Culture: A Summer Place

Beat the heat (we hope!) of August with these cool Vancouver picks. Music // Bonnie Rait

Bonnie Raitt Concert | BCBusiness
Bonnie Rait, veteran performer and world-class guitarist, hits the Queen Elizabeth Theatre this August.

Beat the heat (we hope!) of August with these cool Vancouver picks.

Music // Bonnie Rait

“Something To Talk About” is a staple at karaoke bars everywhere, and the songstress who made it famous – over 20 years ago – is coming to Vancouver. A veteran performer and world-class guitarist, Bonnie Raitt’s recording career began in 1971. She has since recorded 16 albums and gathered a list of collaborators that reads like a who’s who of musical royalty, from Stevie Nicks to James Taylor. A long-time political activist (in 2004, she dedicated a song to what she hoped was the end of George W. Bush’s run as president – before he got elected for a second term), Raitt is sure to find herself among friends at a venue just blocks from the Vancouver Art Gallery, the city’s unofficial ground zero for protests, political and otherwise. Queen Elizabeth Theatre, August 10.

Festival // Harmony Arts Festival

Vancouverites are an eclectic bunch. Consider two of the city’s stereotypical dwellers: the granola-crunching hippie and the so-hip-it-hurts, espresso-drinking urbanite.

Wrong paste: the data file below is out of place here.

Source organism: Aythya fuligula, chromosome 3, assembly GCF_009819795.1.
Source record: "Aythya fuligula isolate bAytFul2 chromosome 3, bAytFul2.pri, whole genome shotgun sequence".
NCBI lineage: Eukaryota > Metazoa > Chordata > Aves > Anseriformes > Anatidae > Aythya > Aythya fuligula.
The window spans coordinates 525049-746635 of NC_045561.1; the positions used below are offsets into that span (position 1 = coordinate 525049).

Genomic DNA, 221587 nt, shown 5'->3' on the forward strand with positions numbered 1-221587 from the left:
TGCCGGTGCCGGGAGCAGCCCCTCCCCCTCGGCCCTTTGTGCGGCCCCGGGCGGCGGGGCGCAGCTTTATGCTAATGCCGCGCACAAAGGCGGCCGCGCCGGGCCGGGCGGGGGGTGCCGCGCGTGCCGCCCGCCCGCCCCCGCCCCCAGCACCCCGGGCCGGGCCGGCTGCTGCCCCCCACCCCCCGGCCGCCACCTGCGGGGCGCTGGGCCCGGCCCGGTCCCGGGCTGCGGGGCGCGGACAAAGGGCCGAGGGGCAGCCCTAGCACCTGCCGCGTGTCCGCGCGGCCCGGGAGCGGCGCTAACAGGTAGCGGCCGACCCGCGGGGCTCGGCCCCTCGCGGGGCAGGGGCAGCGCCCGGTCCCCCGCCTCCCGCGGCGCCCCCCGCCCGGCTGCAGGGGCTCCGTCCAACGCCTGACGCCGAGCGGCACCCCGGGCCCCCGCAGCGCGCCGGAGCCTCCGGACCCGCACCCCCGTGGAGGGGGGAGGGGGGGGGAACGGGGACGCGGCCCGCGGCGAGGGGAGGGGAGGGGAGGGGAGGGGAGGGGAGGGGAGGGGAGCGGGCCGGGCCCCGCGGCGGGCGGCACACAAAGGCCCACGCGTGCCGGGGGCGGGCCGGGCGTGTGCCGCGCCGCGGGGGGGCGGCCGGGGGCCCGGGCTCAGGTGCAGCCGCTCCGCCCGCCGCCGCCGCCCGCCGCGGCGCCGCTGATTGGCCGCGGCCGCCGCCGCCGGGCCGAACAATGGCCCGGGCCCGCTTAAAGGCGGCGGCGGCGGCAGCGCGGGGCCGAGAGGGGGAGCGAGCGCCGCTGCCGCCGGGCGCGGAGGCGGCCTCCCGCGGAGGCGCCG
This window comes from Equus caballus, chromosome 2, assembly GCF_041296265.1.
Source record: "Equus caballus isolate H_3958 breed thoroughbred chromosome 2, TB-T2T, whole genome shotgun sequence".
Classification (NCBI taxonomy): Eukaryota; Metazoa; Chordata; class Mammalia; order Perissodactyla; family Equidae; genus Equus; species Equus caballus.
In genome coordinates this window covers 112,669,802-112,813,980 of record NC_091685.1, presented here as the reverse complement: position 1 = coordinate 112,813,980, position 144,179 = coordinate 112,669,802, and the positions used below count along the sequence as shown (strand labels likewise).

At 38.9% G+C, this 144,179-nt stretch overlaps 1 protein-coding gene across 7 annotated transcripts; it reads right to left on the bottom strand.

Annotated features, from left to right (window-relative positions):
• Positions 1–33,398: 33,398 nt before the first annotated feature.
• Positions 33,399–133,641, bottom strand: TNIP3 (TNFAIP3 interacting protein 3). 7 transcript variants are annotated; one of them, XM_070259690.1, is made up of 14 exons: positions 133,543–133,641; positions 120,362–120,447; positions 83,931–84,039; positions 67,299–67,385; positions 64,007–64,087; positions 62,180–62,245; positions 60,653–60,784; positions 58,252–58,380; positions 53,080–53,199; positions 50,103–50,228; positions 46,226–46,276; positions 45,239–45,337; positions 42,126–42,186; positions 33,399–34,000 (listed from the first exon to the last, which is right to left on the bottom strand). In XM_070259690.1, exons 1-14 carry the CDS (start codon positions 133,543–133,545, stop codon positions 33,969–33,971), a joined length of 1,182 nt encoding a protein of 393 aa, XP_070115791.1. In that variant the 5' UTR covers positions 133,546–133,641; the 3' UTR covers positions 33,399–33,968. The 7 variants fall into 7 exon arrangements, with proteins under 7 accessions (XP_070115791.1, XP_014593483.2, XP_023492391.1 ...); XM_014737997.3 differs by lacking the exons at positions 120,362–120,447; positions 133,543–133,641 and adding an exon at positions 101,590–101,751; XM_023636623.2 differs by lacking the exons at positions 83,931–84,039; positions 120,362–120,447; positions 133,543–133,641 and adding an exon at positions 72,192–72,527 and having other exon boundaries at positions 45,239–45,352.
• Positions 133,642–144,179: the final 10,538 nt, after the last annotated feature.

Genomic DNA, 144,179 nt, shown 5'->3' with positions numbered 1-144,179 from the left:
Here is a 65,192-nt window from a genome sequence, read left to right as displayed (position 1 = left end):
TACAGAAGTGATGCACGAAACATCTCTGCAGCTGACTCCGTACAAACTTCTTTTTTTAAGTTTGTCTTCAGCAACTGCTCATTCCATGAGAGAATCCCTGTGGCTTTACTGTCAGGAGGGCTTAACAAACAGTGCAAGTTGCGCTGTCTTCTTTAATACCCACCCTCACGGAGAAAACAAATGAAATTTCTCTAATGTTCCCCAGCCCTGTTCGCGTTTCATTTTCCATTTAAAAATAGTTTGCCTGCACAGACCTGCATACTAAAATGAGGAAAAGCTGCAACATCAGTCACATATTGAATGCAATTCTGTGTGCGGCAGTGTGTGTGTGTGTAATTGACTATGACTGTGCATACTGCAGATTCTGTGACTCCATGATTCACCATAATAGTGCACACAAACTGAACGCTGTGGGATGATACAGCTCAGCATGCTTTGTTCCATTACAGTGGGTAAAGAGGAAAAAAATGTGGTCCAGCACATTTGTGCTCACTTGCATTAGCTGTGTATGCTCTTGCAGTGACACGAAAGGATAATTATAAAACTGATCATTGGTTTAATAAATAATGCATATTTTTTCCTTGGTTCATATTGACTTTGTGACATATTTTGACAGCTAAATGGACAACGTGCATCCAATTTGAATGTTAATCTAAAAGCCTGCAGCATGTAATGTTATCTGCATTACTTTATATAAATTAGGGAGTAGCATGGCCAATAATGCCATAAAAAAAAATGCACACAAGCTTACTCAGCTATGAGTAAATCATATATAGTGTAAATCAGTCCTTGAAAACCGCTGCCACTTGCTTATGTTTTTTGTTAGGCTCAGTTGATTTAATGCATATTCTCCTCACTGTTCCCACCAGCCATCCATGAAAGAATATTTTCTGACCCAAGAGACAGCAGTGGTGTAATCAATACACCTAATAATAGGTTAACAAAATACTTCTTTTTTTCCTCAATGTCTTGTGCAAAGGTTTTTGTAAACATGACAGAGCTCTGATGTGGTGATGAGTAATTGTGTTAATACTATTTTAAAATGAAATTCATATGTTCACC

When one of the country’s priciest postal codes plays host to an outdoor, grassroots festival each August, it’s a unique opportunity to see the two commingle in their shared natural habitat. This West Vancouver festival features some of the region’s most promising up-and-coming artists and a diverse concert series, all set against the backdrop of Ambleside beach and its glowing sunsets. The best part? Hippie-types can haul a barbecue to the beach, while urbanites can trot a couple blocks to Mangia E Bevi or La Régalade for their dinner. West Vancouver, August 3-12.

Book // Exploring Vancouver: The Architectural Guide


Ask any tourist or local what Vancouver’s defining architectural theme is, and you’ll surely get this response: glass. But while glass highrises do dom- inate the downtown core, the city has quite a diverse architectural flavour to offer – if you know where to look. Exploring Vancouver offers 16 neighbourhood rundowns of Vancouver’s architectural gems, each summary accompanied by a walking, biking or driving route that you can explore for yourself. To see the building proclaimed by Guinness World Records to be the “world’s narrowest,” take a stroll through the heart of Chinatown, where Vancouver’s east-meets-west and past-meets-present character is on full display. D&M Publishing (2012), $24.95.